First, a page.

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Tuesday, June 15, 2021

In August 2018, Foxconn pledged to invest $100 million in research and an engineering facility at UW-Madison, but the university reported only receiving $70,000 so far.

A year after Foxconn promised $100 million, UW-Madison sees $700,000

Just over a year ago, Foxconn Technology Group pledged a $100 million investment in science research and the creation of an engineering building at UW-Madison.

And yet, UW-Madison has received only $700,000 of that money, the Wisconsin State Journal reported Tuesday. 

There has been “no significant progress in discussions” relating to Foxconn’s $100 million pledge, UW-Madison spokesman John Lucas told the State Journal. So far, the $700,000 received has gone toward a sponsored engineering research project. 

The university announced the partnership with the Taiwanese company in August 2018, and Chancellor Rebecca Blank called it “one of the largest gifts in the history of the university.” 

The $100 million gift from Foxconn comes with a matching $100 million UW-Madison has to raise as part of a $200 million fundraising sub-campaign supporting engineering, data and computer science, as well as health research. 

Since announcing this collaboration, the joint projects between Foxconn and the UW System have encountered challenges. 

UW System leaders had to postpone a trip to Foxconn locations in China and Japan in fall 2018 because of scheduling conflicts, the State Journal reported. However, the trip has yet to be rescheduled.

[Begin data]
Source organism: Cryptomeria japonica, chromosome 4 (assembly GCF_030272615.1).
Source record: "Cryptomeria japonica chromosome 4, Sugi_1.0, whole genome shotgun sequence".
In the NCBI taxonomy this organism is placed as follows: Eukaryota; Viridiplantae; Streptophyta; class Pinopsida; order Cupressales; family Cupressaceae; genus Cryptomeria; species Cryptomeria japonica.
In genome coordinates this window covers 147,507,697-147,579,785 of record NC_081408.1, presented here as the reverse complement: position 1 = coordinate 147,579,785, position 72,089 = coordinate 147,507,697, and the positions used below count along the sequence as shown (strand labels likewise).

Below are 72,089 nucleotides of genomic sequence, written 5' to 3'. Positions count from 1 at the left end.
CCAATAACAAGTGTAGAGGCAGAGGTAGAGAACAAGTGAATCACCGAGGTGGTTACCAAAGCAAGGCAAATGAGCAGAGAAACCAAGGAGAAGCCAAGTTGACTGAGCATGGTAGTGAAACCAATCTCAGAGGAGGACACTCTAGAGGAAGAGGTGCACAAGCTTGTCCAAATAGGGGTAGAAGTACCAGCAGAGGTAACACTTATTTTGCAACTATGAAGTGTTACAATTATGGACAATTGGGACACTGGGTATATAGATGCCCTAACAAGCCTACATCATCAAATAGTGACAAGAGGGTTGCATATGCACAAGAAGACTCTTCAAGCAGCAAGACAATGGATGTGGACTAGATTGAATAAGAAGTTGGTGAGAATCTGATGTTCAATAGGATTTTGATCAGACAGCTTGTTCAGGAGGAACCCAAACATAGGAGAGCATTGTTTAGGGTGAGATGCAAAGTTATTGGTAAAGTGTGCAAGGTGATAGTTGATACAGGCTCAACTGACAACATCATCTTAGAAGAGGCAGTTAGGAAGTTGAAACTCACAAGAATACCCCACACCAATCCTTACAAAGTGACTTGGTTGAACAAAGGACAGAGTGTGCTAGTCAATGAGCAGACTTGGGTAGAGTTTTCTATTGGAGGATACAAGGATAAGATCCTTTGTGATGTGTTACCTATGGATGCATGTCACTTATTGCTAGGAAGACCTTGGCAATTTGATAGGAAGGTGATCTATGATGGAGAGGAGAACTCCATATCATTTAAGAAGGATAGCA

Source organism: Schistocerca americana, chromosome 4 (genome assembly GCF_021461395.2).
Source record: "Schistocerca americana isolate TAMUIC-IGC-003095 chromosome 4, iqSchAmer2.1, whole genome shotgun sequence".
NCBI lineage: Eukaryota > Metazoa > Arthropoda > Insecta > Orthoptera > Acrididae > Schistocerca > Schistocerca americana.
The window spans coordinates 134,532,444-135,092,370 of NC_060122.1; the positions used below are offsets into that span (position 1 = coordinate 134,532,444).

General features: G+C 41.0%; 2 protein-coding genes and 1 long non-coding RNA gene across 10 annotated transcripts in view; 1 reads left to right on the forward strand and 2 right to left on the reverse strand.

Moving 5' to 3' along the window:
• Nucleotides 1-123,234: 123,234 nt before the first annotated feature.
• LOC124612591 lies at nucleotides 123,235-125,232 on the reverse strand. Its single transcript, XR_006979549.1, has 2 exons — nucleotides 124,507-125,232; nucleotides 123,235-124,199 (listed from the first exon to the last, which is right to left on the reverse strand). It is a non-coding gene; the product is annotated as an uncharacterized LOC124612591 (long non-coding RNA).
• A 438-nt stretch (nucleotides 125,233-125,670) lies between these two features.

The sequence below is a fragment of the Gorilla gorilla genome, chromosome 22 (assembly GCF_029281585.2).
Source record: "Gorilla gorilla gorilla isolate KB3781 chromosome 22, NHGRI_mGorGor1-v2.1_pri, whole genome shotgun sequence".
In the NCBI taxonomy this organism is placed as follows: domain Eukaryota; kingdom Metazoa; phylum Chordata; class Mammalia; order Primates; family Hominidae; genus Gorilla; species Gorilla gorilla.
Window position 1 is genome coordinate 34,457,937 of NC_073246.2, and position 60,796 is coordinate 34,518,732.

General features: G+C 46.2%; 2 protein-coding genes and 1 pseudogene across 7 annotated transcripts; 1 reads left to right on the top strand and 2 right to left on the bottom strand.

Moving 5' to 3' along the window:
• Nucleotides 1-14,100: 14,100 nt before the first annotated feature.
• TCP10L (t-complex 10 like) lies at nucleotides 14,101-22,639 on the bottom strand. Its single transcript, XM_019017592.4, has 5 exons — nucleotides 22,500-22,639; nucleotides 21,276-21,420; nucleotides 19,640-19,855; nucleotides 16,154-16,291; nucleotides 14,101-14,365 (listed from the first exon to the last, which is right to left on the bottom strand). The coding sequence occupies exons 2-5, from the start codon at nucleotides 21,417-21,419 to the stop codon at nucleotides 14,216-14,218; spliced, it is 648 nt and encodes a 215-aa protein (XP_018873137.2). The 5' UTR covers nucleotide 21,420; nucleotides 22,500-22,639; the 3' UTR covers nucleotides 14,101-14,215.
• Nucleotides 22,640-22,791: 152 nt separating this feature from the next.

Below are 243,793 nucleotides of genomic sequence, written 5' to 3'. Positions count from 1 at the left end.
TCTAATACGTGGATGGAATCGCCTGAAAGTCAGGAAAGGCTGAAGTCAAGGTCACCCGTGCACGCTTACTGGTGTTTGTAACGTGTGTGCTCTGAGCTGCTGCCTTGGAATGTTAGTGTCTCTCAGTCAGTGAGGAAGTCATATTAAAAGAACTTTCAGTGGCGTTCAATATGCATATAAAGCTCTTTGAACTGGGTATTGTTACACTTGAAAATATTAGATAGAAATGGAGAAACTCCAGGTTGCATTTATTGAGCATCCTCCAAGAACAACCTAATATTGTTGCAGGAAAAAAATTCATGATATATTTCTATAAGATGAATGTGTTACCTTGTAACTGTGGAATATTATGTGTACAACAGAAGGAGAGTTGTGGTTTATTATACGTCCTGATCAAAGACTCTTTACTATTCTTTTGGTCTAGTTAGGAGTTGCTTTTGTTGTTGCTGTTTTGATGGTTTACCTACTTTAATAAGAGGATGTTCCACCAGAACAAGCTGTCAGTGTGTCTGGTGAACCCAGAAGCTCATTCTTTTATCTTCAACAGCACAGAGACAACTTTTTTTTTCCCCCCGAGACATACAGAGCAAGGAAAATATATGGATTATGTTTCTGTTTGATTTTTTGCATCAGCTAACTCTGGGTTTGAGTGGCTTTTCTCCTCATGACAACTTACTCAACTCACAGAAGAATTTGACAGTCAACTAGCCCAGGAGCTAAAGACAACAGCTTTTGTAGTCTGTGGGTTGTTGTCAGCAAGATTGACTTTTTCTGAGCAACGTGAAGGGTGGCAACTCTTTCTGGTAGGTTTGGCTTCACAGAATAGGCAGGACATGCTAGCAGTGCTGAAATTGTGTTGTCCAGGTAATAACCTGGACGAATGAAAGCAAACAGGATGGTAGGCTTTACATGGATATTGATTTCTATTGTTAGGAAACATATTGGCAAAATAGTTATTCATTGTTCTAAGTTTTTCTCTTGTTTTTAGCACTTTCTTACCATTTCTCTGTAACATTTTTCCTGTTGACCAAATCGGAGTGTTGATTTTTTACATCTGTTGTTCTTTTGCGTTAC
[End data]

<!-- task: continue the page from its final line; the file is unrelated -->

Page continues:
In February, a group of graduate students protested the Foxconn partnership, specifically the terms stating some types of research done at the new Foxconn institute will become intellectual property of the company, not the university or the individual. This group of students, calling themselves the “Foxhounds,” is still active today.

The company has also faced leadership shake-ups when Foxconn founder Terry Gou resigned to run for president of Taiwan earlier this year. And just last week, the company announced another key figure has left as Louis Woo, the executive who represented the company in Wisconsin, stepped down for personal reasons.

However, Foxconn has seen success in two programs at UW-Milwaukee. 

A study abroad internship program for engineering students allows UW-Milwaukee students to study language and culture at a university in Taiwan and spend time working at a Foxconn facility, the State Journal reported. Twelve students spent the spring semester in the program, and two seniors were offered jobs from the company.

Foxconn is looking to expand the number of students in the internship program and take it to other UW System campuses, UW-Milwaukee’s faculty lead for the internship, David Yu, told the State Journal. 

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This week, Foxconn also launched the second year of its “Smart Cities-Smart Futures” competition, which pledges money to winning ideas that promote creative city planning and sustainable energy practices. In the competition’s first year, members of campus communities sent in a total of 325 submissions from all across Wisconsin.

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